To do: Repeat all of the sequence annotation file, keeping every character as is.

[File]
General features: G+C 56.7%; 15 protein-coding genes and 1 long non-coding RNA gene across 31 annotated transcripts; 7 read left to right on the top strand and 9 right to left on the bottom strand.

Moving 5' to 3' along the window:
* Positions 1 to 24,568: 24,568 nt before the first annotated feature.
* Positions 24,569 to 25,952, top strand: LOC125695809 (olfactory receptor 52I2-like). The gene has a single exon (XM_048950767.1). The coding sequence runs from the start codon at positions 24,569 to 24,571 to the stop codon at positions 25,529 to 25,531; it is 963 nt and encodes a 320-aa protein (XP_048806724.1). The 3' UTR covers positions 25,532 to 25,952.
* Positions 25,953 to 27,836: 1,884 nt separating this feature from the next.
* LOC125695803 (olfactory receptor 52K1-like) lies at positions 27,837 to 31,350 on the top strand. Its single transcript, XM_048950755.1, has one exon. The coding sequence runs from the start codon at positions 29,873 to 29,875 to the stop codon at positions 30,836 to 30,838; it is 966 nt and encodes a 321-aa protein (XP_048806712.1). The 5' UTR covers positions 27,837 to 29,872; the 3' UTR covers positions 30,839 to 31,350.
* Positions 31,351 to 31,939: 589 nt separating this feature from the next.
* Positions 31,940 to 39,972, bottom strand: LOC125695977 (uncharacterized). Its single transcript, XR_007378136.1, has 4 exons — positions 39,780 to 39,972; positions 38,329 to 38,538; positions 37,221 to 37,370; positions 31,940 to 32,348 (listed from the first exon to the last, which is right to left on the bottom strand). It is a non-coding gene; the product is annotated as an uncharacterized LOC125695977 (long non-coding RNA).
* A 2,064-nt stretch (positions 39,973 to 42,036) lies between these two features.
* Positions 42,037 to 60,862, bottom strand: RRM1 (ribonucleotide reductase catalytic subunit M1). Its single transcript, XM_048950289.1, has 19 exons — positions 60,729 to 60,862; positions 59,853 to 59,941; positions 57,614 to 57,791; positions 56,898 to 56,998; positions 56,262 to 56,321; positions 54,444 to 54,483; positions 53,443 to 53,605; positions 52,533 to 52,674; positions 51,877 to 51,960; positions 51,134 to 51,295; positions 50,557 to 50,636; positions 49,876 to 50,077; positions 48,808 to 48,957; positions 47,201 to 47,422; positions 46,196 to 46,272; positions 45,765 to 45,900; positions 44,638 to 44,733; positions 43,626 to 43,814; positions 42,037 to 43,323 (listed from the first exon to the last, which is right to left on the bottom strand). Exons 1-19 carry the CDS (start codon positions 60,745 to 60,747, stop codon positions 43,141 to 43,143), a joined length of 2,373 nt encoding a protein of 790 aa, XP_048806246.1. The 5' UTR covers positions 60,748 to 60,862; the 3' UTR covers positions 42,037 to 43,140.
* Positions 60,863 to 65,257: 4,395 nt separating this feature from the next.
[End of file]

General features: G+C 56.7%; 15 protein-coding genes and 1 long non-coding RNA gene across 31 annotated transcripts; 7 read left to right on the top strand and 9 right to left on the bottom strand.

Moving 5' to 3' along the window:
* Positions 1 to 24,568: 24,568 nt before the first annotated feature.
* Positions 24,569 to 25,952, top strand: LOC125695809 (olfactory receptor 52I2-like). The gene has a single exon (XM_048950767.1). The coding sequence runs from the start codon at positions 24,569 to 24,571 to the stop codon at positions 25,529 to 25,531; it is 963 nt and encodes a 320-aa protein (XP_048806724.1). The 3' UTR covers positions 25,532 to 25,952.
* Positions 25,953 to 27,836: 1,884 nt separating this feature from the next.
* LOC125695803 (olfactory receptor 52K1-like) lies at positions 27,837 to 31,350 on the top strand. Its single transcript, XM_048950755.1, has one exon. The coding sequence runs from the start codon at positions 29,873 to 29,875 to the stop codon at positions 30,836 to 30,838; it is 966 nt and encodes a 321-aa protein (XP_048806712.1). The 5' UTR covers positions 27,837 to 29,872; the 3' UTR covers positions 30,839 to 31,350.
* Positions 31,351 to 31,939: 589 nt separating this feature from the next.
* Positions 31,940 to 39,972, bottom strand: LOC125695977 (uncharacterized). Its single transcript, XR_007378136.1, has 4 exons — positions 39,780 to 39,972; positions 38,329 to 38,538; positions 37,221 to 37,370; positions 31,940 to 32,348 (listed from the first exon to the last, which is right to left on the bottom strand). It is a non-coding gene; the product is annotated as an uncharacterized LOC125695977 (long non-coding RNA).
* A 2,064-nt stretch (positions 39,973 to 42,036) lies between these two features.
* Positions 42,037 to 60,862, bottom strand: RRM1 (ribonucleotide reductase catalytic subunit M1). Its single transcript, XM_048950289.1, has 19 exons — positions 60,729 to 60,862; positions 59,853 to 59,941; positions 57,614 to 57,791; positions 56,898 to 56,998; positions 56,262 to 56,321; positions 54,444 to 54,483; positions 53,443 to 53,605; positions 52,533 to 52,674; positions 51,877 to 51,960; positions 51,134 to 51,295; positions 50,557 to 50,636; positions 49,876 to 50,077; positions 48,808 to 48,957; positions 47,201 to 47,422; positions 46,196 to 46,272; positions 45,765 to 45,900; positions 44,638 to 44,733; positions 43,626 to 43,814; positions 42,037 to 43,323 (listed from the first exon to the last, which is right to left on the bottom strand). Exons 1-19 carry the CDS (start codon positions 60,745 to 60,747, stop codon positions 43,141 to 43,143), a joined length of 2,373 nt encoding a protein of 790 aa, XP_048806246.1. The 5' UTR covers positions 60,748 to 60,862; the 3' UTR covers positions 42,037 to 43,140.
* Positions 60,863 to 65,257: 4,395 nt separating this feature from the next.